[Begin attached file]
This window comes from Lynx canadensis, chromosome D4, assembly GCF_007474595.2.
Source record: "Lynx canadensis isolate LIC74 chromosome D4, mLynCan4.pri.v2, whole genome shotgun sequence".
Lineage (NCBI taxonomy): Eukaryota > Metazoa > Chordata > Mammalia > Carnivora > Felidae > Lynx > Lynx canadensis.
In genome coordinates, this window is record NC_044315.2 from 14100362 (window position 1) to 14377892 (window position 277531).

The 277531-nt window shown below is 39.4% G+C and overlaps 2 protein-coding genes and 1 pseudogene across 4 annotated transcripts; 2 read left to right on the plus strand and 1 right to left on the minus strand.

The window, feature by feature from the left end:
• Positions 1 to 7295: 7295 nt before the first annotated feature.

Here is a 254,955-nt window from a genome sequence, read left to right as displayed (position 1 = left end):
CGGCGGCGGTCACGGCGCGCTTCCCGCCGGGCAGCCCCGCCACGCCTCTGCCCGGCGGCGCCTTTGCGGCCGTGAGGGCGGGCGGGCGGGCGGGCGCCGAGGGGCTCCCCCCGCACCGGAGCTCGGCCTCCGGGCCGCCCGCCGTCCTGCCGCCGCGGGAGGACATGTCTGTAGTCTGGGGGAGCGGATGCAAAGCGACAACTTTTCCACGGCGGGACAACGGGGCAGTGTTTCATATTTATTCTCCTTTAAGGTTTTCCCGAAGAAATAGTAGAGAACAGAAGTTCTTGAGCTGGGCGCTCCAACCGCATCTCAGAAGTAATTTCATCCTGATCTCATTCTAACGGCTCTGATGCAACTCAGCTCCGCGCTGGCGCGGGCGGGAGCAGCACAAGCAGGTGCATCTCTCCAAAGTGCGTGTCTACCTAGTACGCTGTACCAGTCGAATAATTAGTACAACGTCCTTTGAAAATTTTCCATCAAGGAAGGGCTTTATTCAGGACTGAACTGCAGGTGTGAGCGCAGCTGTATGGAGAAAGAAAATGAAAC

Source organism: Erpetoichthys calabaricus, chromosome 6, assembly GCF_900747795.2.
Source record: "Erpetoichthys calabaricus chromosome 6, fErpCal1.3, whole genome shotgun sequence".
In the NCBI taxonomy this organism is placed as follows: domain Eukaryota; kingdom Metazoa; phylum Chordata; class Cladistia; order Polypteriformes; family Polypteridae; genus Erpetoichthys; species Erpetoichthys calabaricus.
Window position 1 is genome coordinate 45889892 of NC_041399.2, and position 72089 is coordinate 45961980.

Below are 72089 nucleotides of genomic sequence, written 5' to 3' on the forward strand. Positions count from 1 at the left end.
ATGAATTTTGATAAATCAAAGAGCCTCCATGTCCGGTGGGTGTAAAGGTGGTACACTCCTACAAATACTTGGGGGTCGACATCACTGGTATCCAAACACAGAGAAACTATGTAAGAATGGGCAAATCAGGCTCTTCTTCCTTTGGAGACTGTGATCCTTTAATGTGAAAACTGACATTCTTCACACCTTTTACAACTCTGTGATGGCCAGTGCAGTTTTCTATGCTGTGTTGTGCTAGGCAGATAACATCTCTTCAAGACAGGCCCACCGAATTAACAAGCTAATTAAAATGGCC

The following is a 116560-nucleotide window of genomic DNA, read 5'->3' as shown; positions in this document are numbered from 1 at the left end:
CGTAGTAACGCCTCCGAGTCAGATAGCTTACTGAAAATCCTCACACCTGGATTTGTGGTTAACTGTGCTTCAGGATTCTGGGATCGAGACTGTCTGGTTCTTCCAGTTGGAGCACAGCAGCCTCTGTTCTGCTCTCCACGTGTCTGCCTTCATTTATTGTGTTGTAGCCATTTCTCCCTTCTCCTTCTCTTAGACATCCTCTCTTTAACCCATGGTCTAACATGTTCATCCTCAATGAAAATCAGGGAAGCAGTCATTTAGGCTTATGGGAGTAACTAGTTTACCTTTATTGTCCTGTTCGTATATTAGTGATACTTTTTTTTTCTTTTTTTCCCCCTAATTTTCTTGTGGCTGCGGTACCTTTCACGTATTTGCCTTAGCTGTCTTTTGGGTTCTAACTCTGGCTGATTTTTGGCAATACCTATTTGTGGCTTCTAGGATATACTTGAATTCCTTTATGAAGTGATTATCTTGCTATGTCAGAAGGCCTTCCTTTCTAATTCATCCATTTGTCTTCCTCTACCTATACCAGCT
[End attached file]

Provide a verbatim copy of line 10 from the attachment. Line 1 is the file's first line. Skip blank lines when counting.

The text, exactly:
Source organism: Erpetoichthys calabaricus, chromosome 6, assembly GCF_900747795.2.